Do not drill your own teeth! And dismissing other rotten tooth suggestions on TikTok

Watch enough TikTok videos and you’re sure someone is appreciating a special kind of dentistry. Not about brushing and flossing, except flossing through your hair strands. These are videos of drilling holes into your teeth and cementing gems into them or filing your teeth to reshape them.

People throughout North and South America, Africa and Asia have been styling their teeth for centuries. But social media — especially TikTok, where everything old and new is pushed into short videos with trendy sounds and served fresh to young eyes — has breathed life into trends like dental gems. Celebrities like Drake, Rihanna and Bella Hadid wore them years ago. Now, some TikTok influencers are selling DIY gem kits.

But it doesn’t stop there. There are DIY tooth replacement kits and bedazzled grills online for under $25, and recipes for homemade toothpaste and whitening. The TikTok hashtag #DIYdentist has 2.6 million views. That’s enough to make any licensed dentist or orthodontist cringe.

Professionals wholeheartedly agree that DIY dentistry is a very bad idea. Dental care can be expensive, and orthodontic treatment is generally considered cosmetic and not covered by dental insurance—which 65 million Americans don’t have. And, according to the 2020 “Annual Review of Public Health” report, those who are low-income, uninsured, members of ethnic minority groups, immigrants or living in rural areas are more likely to have poor oral health.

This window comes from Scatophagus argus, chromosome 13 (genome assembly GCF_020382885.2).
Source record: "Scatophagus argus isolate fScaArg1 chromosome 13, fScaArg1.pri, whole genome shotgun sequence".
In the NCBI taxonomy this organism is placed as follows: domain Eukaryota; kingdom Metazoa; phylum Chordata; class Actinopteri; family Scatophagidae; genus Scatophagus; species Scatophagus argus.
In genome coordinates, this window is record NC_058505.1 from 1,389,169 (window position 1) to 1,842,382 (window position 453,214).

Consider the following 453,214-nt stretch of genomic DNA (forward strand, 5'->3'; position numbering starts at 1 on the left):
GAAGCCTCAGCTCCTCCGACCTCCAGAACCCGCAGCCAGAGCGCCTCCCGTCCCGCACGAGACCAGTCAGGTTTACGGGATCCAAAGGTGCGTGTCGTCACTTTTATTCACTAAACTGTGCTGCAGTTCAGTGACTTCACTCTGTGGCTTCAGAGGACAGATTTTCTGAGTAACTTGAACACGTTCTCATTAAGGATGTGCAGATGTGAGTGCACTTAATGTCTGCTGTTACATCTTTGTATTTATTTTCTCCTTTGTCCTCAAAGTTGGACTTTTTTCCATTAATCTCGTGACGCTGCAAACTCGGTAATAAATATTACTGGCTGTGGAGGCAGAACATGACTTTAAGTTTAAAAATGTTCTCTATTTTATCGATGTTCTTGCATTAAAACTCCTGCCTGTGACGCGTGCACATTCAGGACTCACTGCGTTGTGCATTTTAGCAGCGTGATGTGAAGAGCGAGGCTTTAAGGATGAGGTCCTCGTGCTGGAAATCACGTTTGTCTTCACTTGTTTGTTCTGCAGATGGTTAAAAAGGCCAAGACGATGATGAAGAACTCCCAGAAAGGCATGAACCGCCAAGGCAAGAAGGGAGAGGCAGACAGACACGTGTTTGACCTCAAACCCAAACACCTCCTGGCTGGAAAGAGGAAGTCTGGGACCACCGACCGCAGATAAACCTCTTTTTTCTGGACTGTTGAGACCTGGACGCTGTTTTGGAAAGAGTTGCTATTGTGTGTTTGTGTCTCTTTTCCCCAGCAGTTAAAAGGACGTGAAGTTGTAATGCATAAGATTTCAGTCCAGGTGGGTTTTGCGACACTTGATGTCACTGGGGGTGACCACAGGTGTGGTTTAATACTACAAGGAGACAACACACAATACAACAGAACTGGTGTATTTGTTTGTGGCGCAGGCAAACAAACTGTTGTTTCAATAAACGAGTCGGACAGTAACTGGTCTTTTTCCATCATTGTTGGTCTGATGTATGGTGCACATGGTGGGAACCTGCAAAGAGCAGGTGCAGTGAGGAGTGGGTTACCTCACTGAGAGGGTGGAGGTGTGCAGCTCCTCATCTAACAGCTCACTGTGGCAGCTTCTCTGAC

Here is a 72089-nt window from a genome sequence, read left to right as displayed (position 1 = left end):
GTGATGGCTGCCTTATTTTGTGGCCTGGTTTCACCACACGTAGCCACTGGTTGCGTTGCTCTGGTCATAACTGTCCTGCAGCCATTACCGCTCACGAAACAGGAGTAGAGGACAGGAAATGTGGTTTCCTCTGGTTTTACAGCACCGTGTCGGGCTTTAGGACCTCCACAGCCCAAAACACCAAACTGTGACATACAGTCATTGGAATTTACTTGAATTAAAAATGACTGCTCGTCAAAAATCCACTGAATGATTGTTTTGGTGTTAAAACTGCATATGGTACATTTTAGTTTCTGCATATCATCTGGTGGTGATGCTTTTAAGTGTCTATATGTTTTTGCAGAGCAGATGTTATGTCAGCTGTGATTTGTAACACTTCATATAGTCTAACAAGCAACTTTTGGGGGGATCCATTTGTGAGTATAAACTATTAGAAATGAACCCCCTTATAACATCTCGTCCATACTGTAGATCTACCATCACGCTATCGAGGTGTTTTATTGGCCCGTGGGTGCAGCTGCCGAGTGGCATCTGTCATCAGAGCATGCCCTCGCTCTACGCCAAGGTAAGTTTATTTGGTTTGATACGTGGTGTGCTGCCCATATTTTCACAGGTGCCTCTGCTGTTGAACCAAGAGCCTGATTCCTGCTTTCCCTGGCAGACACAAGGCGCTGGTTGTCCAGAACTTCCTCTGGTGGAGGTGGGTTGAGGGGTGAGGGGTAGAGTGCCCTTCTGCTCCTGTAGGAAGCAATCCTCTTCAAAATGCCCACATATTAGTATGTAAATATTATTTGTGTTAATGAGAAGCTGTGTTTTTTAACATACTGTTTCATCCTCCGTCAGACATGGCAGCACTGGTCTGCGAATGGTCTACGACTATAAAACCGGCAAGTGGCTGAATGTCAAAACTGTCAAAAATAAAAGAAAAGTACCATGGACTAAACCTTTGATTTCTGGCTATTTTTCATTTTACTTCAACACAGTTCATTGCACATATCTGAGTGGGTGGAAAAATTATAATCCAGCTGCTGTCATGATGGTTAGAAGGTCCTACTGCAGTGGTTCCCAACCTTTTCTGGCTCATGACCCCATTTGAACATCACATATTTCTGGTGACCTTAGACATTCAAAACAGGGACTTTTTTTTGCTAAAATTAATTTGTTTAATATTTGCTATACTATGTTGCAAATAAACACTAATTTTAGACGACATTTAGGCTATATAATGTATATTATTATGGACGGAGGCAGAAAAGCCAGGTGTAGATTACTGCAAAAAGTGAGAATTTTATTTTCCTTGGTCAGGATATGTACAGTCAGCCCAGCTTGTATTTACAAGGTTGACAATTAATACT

So, is the high cost of dental treatment driving this viral trend among young people, or is it the lure of a supposedly painless, instantly changing smile?

Dr. Ruchi Sahota, a Fremont, Calif., dentist and spokesperson for the American Dental Association, says she understands why patients want to do DIY dental treatments at home. “I just don’t know how [they] It can be done safely,” he said, especially by changing the shape of their teeth. While tooth filing is something a dentist can do to remove imperfections or create space between teeth during braces treatment, for example, some people do it themselves for aesthetic reasons to smooth tooth chips or create vampire-like fangs. “When we practice dentistry, we do so with years of training, X-rays, and experience that help us decide when and how to treat,” Sahota said.

Even properly applied dental implants with oral bonding materials are problematic, he said, because they’re “adding something to your teeth that will also attract bacteria. You’re increasing your risk of cavities, gum infections. And you’re increasing your risk of tooth decay, inflammation inside your mouth. “

DIY prices are definitely the tempting part. On Amazon, a 25-piece tooth gem kit is on sale for $12.99 from Tondiamo, a brand that also sells children’s earwax removal tools, waterproof adhesive bandages and chainsaw chains. The kit includes 10 crystals, a mini-LED keychain for curing glue, four wooden sticks, five disposable applicator brushes and five cotton rolls.

But there are no instructions.

Reviews on Amazon complain that the gems don’t stick. Some have suggested using nail glue – which is toxic and can damage tooth enamel. But among Amazon’s “often bought together” suggestions: bottles of epoxy resin glue.

A gold-plated, single-tooth grill front for $7.98 from TCOTBE and a set of silver-plated, brass fronts for $10.99 from OOCC both advertise that “one size fits most,” but reviewers say otherwise. “Save your money and use foil (the old school way) if you want to grill,” warned one shopper. Bleeding gums were a common complaint among reviewers.

Perhaps the wackiest DIY invention was a temporary denture repair kit from CZsy for under $25. It came with different sizes of plastic “veneers” for missing teeth and moldable plastic beads for repairs.